Commands tagged Security (51)

  • Test for weak SSL version. Show Sample Output


    1
    openssl s_client -connect localhost:443 -ssl2
    fernandomerces · 2011-04-02 06:34:39 4
  • Put a space in front of your command on the command line and it will not be logged as part of your command line history. Show Sample Output


    1
    <space> secret -p password
    pcholt · 2011-09-16 12:41:16 4
  • Here Strings / A variant of here documents, the format is: (from bash manpage)


    1
    md5sum<<<'text to be encrypted'
    waldvogel · 2012-02-14 19:57:52 2

  • 1
    echo -n 'the_password' | md5sum -
    jfreak53 · 2012-06-04 13:18:33 2
  • The lastb command presents you with the history of failed login attempts (stored in /var/log/btmp). The reference file is read/write by root only by default. This can be quite an exhaustive list with lots of bots hammering away at your machine. Sometimes it is more important to see the scale of things, or in this case the volume of failed logins tied to each source IP. The awk statement determines if the 3rd element is an IP address, and if so increments the running count of failed login attempts associated with it. When done it prints the IP and count. The sort statement sorts numerically (-n) by column 3 (-k 3), so you can see the most aggressive sources of login attempts. Note that the ':' character is the 2nd column, and that the -n and -k can be combined to -nk. Please be aware that the btmp file will contain every instance of a failed login unless explicitly rolled over. It should be safe to delete/archive this file after you've processed it. Show Sample Output


    1
    sudo lastb | awk '{if ($3 ~ /([[:digit:]]{1,3}\.){3}[[:digit:]]{1,3}/)a[$3] = a[$3]+1} END {for (i in a){print i " : " a[i]}}' | sort -nk 3
    sgowie · 2012-09-11 14:51:10 2
  • You might want to secure your AWS operations requiring to use a MFA token. But then to use API or tools, you need to pass credentials generated with a MFA token. This commands asks you for the MFA code and retrieves these credentials using AWS Cli. To print the exports, you can use: `awk '{ print "export AWS_ACCESS_KEY_ID=\"" $1 "\"\n" "export AWS_SECRET_ACCESS_KEY=\"" $2 "\"\n" "export AWS_SESSION_TOKEN=\"" $3 "\"" }'` You must adapt the command line to include: * $MFA_IDis ARN of the virtual MFA or serial number of the physical one * TTL for the credentials Show Sample Output


    1
    head -n1 | xargs -I {} aws sts get-session-token --serial-number $MFA_ID --duration-seconds 900 --token-code {} --output text --query [Credentials.AccessKeyId,Credentials.SecretAccessKey,Credentials.SessionToken]
    keymon · 2016-04-12 10:57:00 26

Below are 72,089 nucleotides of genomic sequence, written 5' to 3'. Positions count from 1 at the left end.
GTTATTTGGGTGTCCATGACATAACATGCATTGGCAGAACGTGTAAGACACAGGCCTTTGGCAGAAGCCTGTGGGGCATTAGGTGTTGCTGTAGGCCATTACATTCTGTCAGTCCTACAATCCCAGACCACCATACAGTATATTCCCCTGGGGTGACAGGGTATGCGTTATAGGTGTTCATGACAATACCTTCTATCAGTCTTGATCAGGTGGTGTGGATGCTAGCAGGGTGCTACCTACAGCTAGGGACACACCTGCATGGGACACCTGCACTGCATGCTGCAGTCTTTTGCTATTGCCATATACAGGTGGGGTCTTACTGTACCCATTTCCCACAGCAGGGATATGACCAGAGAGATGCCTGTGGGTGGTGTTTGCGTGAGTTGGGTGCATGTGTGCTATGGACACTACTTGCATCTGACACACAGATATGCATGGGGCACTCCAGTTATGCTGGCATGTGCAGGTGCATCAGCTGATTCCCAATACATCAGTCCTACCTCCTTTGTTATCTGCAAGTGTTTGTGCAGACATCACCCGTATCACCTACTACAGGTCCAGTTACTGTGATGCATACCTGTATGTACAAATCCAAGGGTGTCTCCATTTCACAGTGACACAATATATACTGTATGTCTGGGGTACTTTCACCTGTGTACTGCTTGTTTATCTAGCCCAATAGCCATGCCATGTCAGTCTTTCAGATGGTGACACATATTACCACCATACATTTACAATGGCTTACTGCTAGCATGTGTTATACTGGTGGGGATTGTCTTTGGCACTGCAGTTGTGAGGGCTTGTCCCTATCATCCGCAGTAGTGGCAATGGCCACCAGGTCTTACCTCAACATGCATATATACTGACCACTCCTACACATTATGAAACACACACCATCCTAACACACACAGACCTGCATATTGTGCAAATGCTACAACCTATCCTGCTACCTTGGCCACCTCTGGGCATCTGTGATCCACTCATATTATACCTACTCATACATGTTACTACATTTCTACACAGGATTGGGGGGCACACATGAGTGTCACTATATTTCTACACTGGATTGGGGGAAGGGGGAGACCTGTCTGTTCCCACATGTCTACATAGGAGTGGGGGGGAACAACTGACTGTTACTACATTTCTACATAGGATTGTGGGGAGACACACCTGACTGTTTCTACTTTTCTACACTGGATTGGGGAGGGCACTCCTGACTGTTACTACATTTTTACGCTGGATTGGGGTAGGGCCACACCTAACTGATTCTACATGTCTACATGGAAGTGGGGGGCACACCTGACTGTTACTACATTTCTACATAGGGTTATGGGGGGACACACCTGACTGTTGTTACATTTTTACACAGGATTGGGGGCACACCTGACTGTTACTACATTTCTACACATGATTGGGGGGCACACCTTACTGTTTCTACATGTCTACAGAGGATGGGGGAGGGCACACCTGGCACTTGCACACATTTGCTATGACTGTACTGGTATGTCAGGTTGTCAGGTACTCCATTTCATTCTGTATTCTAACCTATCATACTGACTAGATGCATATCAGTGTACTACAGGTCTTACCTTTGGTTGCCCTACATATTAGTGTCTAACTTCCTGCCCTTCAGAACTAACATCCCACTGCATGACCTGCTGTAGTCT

• This is wonderful perl script to check the web server security and vulnerability .Get it from here :http://www.cirt.net/nikto2 Here are some key features of "Nikto": ? Uses rfp's LibWhisker as a base for all network funtionality ? Main scan database in CSV format for easy updates ? Determines "OK" vs "NOT FOUND" responses for each server, if possible ? Determines CGI directories for each server, if possible ? Switch HTTP versions as needed so that the server understands requests properly ? SSL Support (Unix with OpenSSL or maybe Windows with ActiveState's Perl/NetSSL) ? Output to file in plain text, HTML or CSV ? Generic and "server type" specific checks ? Plugin support (standard PERL) ? Checks for outdated server software ? Proxy support (with authentication) ? Host authentication (Basic) ? Watches for "bogus" OK responses ? Attempts to perform educated guesses for Authentication realms ? Captures/prints any Cookies received ? Mutate mode to "go fishing" on web servers for odd items ? Builds Mutate checks based on robots.txt entries (if present) ? Scan multiple ports on a target to find web servers (can integrate nmap for speed, if available) ? Multiple IDS evasion techniques ? Users can add a custom scan database ? Supports automatic code/check updates (with web access) ? Multiple host/port scanning (scan list files) ? Username guessing plugin via the cgiwrap program and Apache ~user methods Show Sample Output


    0
    nikto.pl -h yourwebserver
    unixbhaskar · 2009-08-29 04:54:43 6
  • Change the IP address from 127.0.0.1 to the target machines ip address. Even if the target has ICMP (ping) blocked, it will show you what ports are open on the target. Very handy for situations where you know the target is up and online but wont respond to pings. Show Sample Output


    0
    nmap -sT -PN -vv <target ip>
    Richie086 · 2011-07-22 02:37:19 2
  • Decrypt with: gpg -o- foo.tgz.gpg | tar zxvf -


    0
    tar zcf - foo | gpg -c --cipher-algo aes256 -o foo.tgz.gpg
    skkzsh · 2013-03-13 09:44:39 2
  • Searched strings: passthru, shell_exec, system, phpinfo, base64_decode, chmod, mkdir, fopen, fclose, readfile Since some of the strings may occur in normal text or legitimately you will need to adjust the command or the entire regex to suit your needs.


    0
    find ./public_html/ -name \*.php -exec grep -HRnDskip "\(passthru\|shell_exec\|system\|phpinfo\|base64_decode\|chmod\|mkdir\|fopen\|fclose\|readfile\) *(" {} \;
    lpanebr · 2013-04-03 12:42:19 4